Rarely has euthanasia seemed more desirable than it’s made to appear in “Youth in Oregon,” a torturous saga about a man dying of an incurable heart condition who sets out on a cross-country journey to Oregon, where killing oneself is legal. Maudlin and mannered, this contrived indie squanders another fine late-career performance from Frank Langella, dousing its treatment of the subject in affectations until it’s snuffed out any trace of genuine life. While it fits comfortably into the fragmented-family drama subgenre prized each year at the Tribeca Film Festival, its groan-worthiness is apt to get it buried at the box office.
In his standalone behind-the-camera debut (he co-directed 2007’s “Spiral” with frequent “Hachett” collaborator Adam Green), Joel David Moore stages “Youth in Oregon” like an excuse to try out every potential directorial trick he can imagine. An endless array of lens flares, fuzzy-cornered close-ups, mirror-reflected portraits and overly studied compositions — with characters shunted off to the frame’s corners, or positioned in heavily backlit silhouette — turn the film into an exercise in aesthetic aggravation, especially since none of these devices are vital to the action at hand. Rather, they’re mere embellishments designed to gussy up a profoundly glib story about dying with dignity.
The expiring gentleman in question is Raymond (Langella), a cranky retired doctor living — for the past two post-heart attack years — with soused wife Estelle (Mary Kay Place) in the home of their daughter Kate (Christina Applegate) and son-in-law Brian (Billy Crudup). This has caused much stress for Brian, who wants old grumpy Ray out, and that desire is reciprocated by the 80-year-old, who’s introduced sadly wiping fog off a bathroom mirror to stare at his miserable countenance, and who at his birthday dinner announces that he plans to journey to Oregon (the family’s old stomping ground) to meet with a doctor who’ll approve his self-assisted suicide.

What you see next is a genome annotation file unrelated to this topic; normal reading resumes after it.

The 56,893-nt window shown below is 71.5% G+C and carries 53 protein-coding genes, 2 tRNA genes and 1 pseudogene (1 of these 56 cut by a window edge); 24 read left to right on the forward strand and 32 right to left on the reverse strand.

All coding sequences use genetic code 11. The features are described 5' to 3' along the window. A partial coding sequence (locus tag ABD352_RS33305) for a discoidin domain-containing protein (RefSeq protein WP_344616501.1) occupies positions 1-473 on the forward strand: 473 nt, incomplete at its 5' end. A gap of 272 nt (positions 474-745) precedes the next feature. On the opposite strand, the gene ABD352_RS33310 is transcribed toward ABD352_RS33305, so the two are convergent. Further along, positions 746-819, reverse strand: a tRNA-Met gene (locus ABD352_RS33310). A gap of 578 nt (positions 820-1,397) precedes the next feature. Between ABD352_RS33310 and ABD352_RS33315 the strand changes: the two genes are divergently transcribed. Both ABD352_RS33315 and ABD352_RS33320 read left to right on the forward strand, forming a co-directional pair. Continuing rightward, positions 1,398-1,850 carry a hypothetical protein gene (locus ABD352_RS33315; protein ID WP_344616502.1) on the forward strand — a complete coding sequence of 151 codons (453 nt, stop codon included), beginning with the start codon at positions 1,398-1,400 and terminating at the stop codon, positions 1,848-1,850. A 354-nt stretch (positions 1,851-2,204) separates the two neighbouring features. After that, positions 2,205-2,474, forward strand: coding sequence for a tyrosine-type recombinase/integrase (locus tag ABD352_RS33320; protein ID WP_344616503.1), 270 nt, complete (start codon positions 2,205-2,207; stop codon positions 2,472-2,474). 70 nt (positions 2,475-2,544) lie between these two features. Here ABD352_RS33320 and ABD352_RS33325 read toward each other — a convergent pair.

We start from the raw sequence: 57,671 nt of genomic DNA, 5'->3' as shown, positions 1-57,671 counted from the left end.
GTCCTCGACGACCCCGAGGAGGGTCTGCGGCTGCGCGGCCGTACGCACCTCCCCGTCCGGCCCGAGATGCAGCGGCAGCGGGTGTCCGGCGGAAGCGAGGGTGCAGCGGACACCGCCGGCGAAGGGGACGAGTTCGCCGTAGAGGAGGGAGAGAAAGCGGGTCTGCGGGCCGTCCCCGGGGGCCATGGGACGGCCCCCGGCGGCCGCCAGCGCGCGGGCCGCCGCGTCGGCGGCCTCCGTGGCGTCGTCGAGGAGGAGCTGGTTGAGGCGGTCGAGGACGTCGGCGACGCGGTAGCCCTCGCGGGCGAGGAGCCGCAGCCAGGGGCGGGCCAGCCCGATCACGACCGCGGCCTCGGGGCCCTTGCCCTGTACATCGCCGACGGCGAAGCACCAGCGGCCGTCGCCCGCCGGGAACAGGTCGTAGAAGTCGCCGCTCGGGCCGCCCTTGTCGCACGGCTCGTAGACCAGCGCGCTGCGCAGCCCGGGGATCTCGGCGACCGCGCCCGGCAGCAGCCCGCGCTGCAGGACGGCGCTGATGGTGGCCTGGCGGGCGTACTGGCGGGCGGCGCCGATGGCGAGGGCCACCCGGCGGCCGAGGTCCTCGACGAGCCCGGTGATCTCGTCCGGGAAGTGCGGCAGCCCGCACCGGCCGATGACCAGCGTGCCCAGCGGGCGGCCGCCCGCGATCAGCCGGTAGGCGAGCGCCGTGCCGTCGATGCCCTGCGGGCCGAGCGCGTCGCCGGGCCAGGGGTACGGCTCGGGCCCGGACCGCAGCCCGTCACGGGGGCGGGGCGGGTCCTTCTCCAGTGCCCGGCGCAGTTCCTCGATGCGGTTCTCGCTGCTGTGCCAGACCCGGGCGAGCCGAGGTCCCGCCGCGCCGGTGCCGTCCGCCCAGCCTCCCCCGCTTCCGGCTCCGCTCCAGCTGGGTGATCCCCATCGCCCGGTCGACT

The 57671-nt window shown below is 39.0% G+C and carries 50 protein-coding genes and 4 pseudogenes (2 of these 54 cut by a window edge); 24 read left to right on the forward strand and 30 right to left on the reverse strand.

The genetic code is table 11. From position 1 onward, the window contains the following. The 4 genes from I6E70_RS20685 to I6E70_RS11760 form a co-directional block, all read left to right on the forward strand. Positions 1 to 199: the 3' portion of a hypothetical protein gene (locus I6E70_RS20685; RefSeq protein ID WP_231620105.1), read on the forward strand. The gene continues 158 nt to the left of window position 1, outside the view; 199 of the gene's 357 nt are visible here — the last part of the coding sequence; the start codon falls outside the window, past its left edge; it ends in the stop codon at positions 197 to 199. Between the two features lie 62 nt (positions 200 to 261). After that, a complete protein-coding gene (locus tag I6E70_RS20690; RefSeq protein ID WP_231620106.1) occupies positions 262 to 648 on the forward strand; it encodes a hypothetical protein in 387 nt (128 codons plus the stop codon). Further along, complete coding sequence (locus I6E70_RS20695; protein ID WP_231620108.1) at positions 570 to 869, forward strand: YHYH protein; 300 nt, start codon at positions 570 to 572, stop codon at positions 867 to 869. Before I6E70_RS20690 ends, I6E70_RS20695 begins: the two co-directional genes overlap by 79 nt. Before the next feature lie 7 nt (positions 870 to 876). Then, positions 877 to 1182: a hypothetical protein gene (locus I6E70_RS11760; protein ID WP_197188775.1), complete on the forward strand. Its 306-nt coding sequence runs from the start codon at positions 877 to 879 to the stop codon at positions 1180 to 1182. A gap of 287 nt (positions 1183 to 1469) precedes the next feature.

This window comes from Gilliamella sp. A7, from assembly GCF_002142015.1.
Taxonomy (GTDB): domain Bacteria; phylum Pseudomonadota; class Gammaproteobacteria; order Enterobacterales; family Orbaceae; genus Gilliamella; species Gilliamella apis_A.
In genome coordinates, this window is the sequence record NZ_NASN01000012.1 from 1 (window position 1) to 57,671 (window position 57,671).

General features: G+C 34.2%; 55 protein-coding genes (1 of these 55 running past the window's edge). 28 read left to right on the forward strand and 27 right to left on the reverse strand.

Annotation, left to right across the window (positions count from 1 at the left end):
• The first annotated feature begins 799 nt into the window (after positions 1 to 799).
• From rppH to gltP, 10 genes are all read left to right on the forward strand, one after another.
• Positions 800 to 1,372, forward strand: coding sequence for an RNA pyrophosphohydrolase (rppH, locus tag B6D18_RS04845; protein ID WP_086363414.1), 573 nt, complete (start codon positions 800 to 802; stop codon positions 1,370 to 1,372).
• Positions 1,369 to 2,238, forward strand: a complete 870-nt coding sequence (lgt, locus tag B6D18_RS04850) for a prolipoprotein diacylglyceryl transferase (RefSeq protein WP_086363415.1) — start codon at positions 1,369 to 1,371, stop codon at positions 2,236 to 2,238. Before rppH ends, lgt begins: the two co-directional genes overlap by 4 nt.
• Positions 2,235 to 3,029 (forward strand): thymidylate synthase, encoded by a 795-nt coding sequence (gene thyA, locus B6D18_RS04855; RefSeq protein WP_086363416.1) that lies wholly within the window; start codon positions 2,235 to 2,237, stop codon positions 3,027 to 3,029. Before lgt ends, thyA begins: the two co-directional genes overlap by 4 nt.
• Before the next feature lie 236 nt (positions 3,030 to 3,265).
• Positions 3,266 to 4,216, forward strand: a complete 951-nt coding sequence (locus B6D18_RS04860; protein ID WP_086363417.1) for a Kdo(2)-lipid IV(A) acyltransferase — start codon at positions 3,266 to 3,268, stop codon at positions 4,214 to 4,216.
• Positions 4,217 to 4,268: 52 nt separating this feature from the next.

Teary Kate protests but, recognizing her father intends to go through with this mission, decides that she’ll drive him, only to be stymied by a random, unrelated plot device: her daughter Annie (Nicola Peltz) has been shamed at school for sending her boyfriend Colt (Keenan Jolliff) nude photos that have now leaked. With that out-of-left-field dilemma occupying her energy (and far too much of the film’s runtime), Kate leaves it to Brian to take the wheel — all with the wholly unreasonable idea that, after trekking through a few states, Brian will somehow convince the set-in-stone Ray to change his mind and turn back around.
Their odyssey takes them to an Iowa hot air balloon festival, a roadside hot dog stand and an aviary sanctuary, which Brian — hopped up on speed-y pills that Estelle has stolen from Annie — breaks into for Ray, who’s an avid bird watcher. “Youth in Oregon” turns these winged creatures into representations of “life,” though such symbolism is as tossed-off as are the many squabbles that break out between these travellers. Things don’t improve once they take a detour to Salt Lake City to see Ray’s estranged son Danny (Josh Lucas), whom he apparently rejected because Danny ditched medical school and shacked up with a man. By that point, the cornball melodrama’s gracelessness has peaked, with basic narrative details often left barely discernible.
In two heart-rending speeches about his (and his friends’) frightening infirmity, Langella treats Ray with a respect that the rest of the film does not, with his embarrassing frailty (lowlighted by him falling over at the aviary with his pants around his knees while trying to pee) primarily exploited for cheap bathos and screamy conflict. The eventual preponderance of bickering and healing — which also involves Ray’s sexual impotence in the face of his wife’s flirtatiousness, and Brian’s tacked-on tensions with his college dropout son Nick (Alex Shaffer) — soon becomes a noose around the proceedings’ neck.
While the rest of the cast gives it their best efforts, there’s no salvaging “Youth in Oregon” from its own superficiality, which extends to its inconclusive (read: empty) ending. Rather than genuinely considering the complicated personal, familial and moral ramifications of euthanasia, it instead uses the topic as a ploy to indulge in oh-so-wacky, and then oh-so-grave, Amerindie conventions — all of them drenched in an endless, insufferable cascade of gentle piano and cello.